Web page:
Symptoms of hypoglycemia unawareness are an important problem for some people with diabetes. It can lead to a number of serious problems. Symptoms include confusion, seizures, and even death.
Many people with diabetes experience hypoglycemia unawareness, but they can be helped. If you think you have the condition, talk to your health care provider. They may be able to prescribe a continuous glucose monitor to help you avoid hypoglycemia unawareness.
People with hypoglycemia unawareness may not recognize the early signs of low blood glucose, which can be dangerous. These signs include confusion, muscle twitching, and unsteadiness when standing. They also may feel like they are about to pass out. When this happens, seek emergency care.
Hypoglycemia unawareness can also occur during sleep. If you are experiencing hypoglycemia during sleep, check your blood sugar regularly. You may also need to take your insulin dose higher.
Hypoglycemia unawareness occurs in about 40 percent of patients with type 1 diabetes and in about 25 percent of patients with type 2 diabetes. People with hypoglycemia unawareness are also at higher risk for severe lows. In one study, people with hypoglycemia unawareness were six times more likely to have severe lows than those who were not.
Frequent lows can also increase the risk of developing hypoglycemia unawareness. This is because the body releases counter-regulatory hormones more slowly in people with frequent lows.
To avoid hypoglycemia unawareness, check your blood sugar before driving or before exercising. You should also check your blood sugar before you go to bed. You can also carry a carbohydrate snack with you to ensure you get enough carbohydrates.
People with diabetes who experience frequent severe lows are at risk of developing hypoglycemia unawareness. A study showed that people who stopped having frequent lows had fewer episodes and improved symptoms after three months. Similarly, people who practiced hypoglycemia unawareness prevention also had fewer episodes and better outcomes.
To treat hypoglycemia unawareness, you may need to increase your insulin doses, take your insulin more frequently, and increase your blood sugar targets. You may also need blood glucose awareness training.
Using a blood glucose meter can help you monitor your glucose level and understand the relationship between your glucose level and your health. These devices also help you manage your diabetes.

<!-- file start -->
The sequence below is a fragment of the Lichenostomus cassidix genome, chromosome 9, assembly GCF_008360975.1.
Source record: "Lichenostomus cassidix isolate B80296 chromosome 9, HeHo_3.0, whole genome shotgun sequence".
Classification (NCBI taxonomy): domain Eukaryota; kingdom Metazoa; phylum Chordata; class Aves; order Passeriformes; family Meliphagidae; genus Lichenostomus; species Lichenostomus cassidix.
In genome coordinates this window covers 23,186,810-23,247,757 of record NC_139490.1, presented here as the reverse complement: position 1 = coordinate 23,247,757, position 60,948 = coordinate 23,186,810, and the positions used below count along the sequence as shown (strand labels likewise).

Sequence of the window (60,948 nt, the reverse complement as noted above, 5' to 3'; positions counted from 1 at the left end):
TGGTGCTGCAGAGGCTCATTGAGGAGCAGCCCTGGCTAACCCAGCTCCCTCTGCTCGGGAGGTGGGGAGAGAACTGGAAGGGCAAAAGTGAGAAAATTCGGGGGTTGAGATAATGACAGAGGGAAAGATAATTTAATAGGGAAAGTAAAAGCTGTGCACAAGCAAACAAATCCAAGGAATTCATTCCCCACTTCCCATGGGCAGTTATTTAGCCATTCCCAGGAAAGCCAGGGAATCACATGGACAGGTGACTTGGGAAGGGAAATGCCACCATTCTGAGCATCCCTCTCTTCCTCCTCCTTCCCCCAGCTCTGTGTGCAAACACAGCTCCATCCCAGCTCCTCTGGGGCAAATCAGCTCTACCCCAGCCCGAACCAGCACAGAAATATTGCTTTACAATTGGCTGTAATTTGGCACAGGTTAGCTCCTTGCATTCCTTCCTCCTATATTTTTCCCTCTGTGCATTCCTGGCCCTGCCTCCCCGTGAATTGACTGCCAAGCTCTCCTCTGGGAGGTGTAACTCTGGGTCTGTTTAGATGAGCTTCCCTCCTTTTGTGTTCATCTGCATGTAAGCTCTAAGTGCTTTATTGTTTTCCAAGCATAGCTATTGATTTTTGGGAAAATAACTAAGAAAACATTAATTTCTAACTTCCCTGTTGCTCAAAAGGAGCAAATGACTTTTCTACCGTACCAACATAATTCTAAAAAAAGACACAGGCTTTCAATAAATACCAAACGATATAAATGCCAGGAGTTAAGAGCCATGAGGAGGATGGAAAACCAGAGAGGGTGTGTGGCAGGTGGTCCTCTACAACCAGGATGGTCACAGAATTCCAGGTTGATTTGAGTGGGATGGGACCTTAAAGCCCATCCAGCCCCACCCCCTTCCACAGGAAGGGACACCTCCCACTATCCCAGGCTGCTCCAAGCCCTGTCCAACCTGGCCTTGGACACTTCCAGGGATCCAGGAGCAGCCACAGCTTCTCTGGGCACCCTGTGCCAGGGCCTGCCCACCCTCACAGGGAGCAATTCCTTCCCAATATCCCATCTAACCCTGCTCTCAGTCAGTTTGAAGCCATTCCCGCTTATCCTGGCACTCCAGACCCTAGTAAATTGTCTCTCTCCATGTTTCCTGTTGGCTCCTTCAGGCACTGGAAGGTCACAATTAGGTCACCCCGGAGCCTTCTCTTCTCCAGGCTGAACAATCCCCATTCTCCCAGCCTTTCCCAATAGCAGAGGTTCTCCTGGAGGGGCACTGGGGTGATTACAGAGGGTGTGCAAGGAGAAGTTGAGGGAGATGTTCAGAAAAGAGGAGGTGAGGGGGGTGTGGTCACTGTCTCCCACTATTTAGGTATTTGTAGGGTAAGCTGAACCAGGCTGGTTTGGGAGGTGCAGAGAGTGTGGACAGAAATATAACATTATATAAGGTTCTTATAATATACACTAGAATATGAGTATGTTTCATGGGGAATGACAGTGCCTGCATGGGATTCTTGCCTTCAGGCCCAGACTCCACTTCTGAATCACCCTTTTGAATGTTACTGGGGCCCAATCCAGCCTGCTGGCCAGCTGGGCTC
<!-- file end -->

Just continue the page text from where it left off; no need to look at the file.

Blood glucose meters are available at local pharmacies, your health care provider, or online. Some health insurance companies cover the cost of blood glucose meters.
If you choose to use your own meter, follow the instructions carefully. Many meters are designed with a data port, which lets you share your readings with your health care provider. Other meters allow you to save your results for later reference.
Many people with diabetes use a paper logbook to keep track of their glucose readings. These records help the healthcare team understand their blood glucose problems and make changes to their treatment plan.
Blood glucose meters are also available as portable testing equipment, which can be carried in a purse or backpack. They offer a faster and more accurate method of testing glucose.
A continuous glucose monitor (CGM) uses a tiny sensor under the skin to measure glucose levels between cells. This device monitors your glucose level every few minutes, around the clock.
Blood glucose meters can be purchased at local pharmacies, your health care provider, online, or from an emergency room. They vary in cost, size, and features. Some meters can also be used to send readings to your phone.
Some blood glucose meters have memory to store several hundred test results. Some also allow you to email the results to your healthcare provider.
Most meters have a toll-free number. If your meter malfunctions, report it to the manufacturer. You may also want to ask your health care provider for a recommendation on which meter is best for you.
Before you start using a blood glucose meter, make sure to clean it properly. Make sure that the test strips are fresh and clean. Also, make sure that you know what warning signs of low blood sugar are. You should also keep a record of your daily glucose readings and the results of your tests.